I dedicate this to keleketla library the best place of them all, who ever gets a chance to read this as someone who would like to join the library I give the following reasons why you should join us its because we have a lots and lots of fun the fasilators are good and awesome although they are a bit strite when they have to be for people who don’t want to listen to insturations we do workshops that you won’t to miss for the world.We do drama,dancing,writing,reading and we even get a chance to go places one of the days we went in JAG known as the JOHANNESBURG ART GALLERY we did learn a lot we kind of enjoy ourselves when we got back we kind of hungry and guess what the fasilators helped us with sandwichs when they gave us food I knew I was at home(I felt at home).You even asking yourself who wrote this amazing short dedication well a girl aged 14 who enjoys coming to KELEKETLA LIBRARY and has never missed a single in the LIBRARY.If you enjoy the deication please do with the KELEKETLA KIDS AND CREW we would love having new members and believe me you will feel at homeand to the fasilators from other libraries bay this in mind this is NO COMPETITION its all about the heart and love you want to share with certain people when you enjoy socalising I sure you can make one professional fasilator one day like the ones we have here just give yourself a day and take a trip to KELEKETLA LIBRARY.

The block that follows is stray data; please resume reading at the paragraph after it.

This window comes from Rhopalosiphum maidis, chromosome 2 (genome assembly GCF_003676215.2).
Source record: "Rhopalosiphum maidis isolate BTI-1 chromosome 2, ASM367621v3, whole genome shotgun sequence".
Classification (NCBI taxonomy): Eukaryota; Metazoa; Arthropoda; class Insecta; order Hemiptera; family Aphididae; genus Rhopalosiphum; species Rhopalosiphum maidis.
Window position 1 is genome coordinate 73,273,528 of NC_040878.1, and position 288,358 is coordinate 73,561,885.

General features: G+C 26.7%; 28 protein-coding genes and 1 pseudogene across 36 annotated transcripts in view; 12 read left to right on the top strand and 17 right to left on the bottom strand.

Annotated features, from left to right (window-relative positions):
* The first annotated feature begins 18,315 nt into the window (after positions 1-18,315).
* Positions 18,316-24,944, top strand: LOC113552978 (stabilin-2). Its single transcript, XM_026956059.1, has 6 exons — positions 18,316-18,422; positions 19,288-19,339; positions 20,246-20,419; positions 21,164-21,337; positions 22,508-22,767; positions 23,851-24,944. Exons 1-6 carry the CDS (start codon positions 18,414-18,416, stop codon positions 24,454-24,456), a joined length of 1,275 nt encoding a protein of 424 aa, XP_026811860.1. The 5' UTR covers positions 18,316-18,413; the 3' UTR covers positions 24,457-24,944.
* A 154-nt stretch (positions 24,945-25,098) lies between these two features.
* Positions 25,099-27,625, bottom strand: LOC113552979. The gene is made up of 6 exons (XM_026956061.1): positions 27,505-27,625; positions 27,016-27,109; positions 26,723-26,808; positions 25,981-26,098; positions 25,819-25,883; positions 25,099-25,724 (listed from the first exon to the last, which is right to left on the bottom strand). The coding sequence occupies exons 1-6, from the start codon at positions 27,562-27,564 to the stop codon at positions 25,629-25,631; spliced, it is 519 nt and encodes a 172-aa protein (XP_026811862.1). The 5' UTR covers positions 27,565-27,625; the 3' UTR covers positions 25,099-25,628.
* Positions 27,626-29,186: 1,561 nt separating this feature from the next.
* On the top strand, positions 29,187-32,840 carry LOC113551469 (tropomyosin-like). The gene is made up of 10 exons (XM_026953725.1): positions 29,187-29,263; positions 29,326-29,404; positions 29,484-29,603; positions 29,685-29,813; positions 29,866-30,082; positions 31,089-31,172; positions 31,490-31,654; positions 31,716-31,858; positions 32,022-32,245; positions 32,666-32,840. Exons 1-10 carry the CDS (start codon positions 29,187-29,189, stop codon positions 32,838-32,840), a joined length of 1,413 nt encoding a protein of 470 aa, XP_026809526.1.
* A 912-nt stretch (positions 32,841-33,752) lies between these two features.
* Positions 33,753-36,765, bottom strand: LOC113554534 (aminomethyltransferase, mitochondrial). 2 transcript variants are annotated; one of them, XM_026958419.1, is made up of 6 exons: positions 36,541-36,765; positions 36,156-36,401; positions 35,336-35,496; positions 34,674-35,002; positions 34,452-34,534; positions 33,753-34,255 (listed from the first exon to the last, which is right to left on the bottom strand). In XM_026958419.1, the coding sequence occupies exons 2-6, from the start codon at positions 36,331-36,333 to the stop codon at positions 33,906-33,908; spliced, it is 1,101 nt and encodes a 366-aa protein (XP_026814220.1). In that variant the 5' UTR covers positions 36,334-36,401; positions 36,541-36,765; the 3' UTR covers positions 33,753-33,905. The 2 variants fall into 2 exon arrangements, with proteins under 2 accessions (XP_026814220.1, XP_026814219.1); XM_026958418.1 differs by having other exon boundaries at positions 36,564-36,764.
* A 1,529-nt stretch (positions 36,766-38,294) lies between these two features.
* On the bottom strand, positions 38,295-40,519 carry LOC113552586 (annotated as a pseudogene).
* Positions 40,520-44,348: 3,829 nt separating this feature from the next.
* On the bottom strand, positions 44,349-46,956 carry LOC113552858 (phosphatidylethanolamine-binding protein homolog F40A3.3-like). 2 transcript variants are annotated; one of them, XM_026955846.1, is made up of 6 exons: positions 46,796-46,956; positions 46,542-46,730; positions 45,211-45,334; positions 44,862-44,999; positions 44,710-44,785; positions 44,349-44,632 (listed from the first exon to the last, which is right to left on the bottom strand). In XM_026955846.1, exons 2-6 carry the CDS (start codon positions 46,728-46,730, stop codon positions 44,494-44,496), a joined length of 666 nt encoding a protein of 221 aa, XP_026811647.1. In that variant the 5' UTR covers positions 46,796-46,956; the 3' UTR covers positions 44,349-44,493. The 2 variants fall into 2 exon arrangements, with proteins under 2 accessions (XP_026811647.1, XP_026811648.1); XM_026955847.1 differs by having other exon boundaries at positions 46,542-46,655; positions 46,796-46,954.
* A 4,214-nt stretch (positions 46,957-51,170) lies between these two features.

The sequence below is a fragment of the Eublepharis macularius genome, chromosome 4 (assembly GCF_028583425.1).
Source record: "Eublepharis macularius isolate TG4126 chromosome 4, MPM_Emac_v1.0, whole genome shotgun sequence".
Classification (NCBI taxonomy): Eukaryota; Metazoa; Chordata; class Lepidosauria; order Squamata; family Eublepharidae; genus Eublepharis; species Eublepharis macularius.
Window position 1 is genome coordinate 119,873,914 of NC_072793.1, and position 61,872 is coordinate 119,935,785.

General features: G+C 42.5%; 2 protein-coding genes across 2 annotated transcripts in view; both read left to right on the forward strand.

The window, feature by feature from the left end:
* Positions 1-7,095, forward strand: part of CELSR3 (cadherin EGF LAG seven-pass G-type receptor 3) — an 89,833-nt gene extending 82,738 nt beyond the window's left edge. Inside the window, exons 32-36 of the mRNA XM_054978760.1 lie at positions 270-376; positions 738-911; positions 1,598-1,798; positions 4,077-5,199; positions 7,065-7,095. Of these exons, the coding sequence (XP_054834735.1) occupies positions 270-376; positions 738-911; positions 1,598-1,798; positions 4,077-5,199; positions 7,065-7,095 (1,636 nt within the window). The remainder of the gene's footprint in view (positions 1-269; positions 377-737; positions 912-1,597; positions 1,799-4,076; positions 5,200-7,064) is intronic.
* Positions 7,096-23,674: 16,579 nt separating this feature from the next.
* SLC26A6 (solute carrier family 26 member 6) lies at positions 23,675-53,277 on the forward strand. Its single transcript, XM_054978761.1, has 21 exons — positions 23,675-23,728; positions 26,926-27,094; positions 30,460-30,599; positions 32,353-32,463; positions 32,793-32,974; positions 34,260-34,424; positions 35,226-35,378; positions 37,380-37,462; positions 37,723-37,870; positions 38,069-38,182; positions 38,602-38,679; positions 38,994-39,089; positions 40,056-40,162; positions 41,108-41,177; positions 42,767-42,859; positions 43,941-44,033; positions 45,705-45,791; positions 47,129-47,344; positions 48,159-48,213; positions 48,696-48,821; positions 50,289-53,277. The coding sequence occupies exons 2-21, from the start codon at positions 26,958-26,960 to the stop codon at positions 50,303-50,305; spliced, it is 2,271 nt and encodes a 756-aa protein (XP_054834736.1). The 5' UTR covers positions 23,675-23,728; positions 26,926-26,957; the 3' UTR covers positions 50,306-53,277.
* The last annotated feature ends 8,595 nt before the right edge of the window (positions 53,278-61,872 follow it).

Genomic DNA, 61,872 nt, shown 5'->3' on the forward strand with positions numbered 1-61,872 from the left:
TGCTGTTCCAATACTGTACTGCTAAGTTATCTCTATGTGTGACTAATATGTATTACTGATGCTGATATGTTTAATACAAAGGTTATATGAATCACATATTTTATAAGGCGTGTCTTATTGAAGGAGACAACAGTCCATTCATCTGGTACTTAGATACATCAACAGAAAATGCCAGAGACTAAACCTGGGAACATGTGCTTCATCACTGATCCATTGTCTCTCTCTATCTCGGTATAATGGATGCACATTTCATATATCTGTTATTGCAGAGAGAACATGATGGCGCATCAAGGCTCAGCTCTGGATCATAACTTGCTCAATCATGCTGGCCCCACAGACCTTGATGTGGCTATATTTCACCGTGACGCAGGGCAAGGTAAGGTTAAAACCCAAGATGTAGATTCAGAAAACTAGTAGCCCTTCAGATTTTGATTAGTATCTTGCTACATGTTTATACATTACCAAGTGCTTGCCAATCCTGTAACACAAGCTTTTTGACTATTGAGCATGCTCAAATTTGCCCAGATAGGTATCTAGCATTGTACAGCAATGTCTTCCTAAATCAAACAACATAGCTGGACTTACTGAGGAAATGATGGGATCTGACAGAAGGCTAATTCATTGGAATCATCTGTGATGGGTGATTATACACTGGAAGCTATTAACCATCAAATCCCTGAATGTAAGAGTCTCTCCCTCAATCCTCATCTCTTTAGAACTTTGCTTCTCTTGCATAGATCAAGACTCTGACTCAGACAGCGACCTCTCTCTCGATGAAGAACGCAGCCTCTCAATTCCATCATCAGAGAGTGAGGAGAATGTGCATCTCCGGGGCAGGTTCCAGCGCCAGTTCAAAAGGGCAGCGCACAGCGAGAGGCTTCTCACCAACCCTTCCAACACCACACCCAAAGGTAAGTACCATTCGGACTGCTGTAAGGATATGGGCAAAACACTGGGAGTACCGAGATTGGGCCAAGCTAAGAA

Most recently, we worked with youth from our core group to stage a show comprising of written text, comics and a performance. Parents and the public attended and it was definitely one of the most fulfilling moments in the project’s history.

It has been quite a mission to partner with schools. The art curriculum in the inner city schools is not comprehensive. Our vision is to supplement it through alternative models. However, the past few weeks have been fruitful and we feel that it’s going to be an amazing year of learning for us, the youth and the teachers in schools.

LM: Can you describe your collaboration with Portable Utopia?